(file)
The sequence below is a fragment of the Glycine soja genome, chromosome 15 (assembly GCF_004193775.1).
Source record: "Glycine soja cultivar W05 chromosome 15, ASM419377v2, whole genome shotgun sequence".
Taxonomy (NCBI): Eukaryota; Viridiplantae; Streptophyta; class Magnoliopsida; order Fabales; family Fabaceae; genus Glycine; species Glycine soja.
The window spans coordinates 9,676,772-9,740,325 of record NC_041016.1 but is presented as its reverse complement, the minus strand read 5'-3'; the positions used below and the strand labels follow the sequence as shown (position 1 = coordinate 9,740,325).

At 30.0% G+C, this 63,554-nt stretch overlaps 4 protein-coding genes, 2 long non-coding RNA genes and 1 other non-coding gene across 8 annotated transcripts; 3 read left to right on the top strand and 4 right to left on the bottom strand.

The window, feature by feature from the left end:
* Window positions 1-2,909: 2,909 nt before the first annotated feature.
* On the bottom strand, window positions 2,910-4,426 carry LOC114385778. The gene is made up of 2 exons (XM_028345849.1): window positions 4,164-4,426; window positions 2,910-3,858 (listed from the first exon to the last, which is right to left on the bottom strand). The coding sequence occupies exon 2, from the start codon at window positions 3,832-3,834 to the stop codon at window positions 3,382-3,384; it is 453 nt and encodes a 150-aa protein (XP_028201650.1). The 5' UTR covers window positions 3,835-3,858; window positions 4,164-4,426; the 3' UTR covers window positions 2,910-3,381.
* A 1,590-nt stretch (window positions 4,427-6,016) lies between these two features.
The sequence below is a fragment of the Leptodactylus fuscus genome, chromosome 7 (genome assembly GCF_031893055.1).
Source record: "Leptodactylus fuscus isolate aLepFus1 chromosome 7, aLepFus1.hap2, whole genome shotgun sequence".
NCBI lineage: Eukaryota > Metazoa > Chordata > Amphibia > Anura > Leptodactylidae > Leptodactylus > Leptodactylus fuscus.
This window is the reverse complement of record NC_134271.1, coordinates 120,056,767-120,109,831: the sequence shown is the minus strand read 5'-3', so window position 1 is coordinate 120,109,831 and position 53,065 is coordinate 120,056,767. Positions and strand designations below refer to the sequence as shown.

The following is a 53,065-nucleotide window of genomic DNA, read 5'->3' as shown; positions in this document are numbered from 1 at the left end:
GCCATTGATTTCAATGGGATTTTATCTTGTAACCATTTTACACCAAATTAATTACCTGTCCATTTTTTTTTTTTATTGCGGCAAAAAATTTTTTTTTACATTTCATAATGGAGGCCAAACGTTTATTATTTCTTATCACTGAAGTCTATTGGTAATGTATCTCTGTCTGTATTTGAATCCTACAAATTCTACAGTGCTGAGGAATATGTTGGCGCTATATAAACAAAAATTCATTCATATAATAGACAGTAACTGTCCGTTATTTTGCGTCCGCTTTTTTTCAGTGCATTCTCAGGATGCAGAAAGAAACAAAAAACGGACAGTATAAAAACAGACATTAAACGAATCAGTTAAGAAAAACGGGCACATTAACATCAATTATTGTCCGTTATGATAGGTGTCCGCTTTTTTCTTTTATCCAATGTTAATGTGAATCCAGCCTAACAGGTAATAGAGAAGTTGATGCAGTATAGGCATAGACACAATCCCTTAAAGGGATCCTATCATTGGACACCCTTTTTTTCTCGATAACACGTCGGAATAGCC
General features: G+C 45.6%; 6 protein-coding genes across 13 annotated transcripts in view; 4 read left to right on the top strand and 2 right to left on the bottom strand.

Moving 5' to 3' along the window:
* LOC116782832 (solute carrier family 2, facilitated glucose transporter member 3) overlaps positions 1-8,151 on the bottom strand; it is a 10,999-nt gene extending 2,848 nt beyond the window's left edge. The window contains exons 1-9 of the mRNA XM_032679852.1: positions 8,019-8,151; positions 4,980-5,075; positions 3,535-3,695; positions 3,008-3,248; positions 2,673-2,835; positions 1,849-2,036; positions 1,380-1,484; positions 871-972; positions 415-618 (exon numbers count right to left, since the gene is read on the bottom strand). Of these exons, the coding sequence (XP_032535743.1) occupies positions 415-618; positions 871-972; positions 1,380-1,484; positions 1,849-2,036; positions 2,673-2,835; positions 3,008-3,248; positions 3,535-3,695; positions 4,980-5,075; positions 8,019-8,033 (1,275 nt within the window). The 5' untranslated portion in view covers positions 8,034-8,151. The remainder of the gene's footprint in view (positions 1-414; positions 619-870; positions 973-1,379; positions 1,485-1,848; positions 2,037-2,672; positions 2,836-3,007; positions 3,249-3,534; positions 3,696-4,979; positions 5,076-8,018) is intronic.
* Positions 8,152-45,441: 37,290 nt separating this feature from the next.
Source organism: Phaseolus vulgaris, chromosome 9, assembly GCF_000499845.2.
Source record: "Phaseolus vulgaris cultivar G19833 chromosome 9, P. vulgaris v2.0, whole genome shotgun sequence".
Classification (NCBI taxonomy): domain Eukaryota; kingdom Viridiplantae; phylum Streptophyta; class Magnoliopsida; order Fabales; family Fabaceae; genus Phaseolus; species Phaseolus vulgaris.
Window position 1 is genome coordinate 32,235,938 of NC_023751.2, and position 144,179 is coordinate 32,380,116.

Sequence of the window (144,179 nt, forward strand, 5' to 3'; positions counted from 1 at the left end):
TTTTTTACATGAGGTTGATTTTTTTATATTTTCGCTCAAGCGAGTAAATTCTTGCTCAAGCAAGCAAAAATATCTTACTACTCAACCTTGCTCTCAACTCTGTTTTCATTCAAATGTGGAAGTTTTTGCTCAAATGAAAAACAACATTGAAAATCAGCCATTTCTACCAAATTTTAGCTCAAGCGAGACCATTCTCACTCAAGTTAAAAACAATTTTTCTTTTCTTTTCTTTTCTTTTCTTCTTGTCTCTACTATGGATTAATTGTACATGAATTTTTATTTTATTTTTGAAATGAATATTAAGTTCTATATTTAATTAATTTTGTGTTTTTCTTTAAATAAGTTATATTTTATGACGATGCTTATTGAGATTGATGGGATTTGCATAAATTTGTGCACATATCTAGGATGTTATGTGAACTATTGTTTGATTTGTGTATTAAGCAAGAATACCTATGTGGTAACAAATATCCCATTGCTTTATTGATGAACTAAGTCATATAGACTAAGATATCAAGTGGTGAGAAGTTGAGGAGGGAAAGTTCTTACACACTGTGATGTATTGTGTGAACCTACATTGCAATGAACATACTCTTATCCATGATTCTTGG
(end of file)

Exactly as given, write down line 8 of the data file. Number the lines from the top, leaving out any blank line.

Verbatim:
* On the bottom strand, window positions 2,910-4,426 carry LOC114385778. The gene is made up of 2 exons (XM_028345849.1): window positions 4,164-4,426; window positions 2,910-3,858 (listed from the first exon to the last, which is right to left on the bottom strand). The coding sequence occupies exon 2, from the start codon at window positions 3,832-3,834 to the stop codon at window positions 3,382-3,384; it is 453 nt and encodes a 150-aa protein (XP_028201650.1). The 5' UTR covers window positions 3,835-3,858; window positions 4,164-4,426; the 3' UTR covers window positions 2,910-3,381.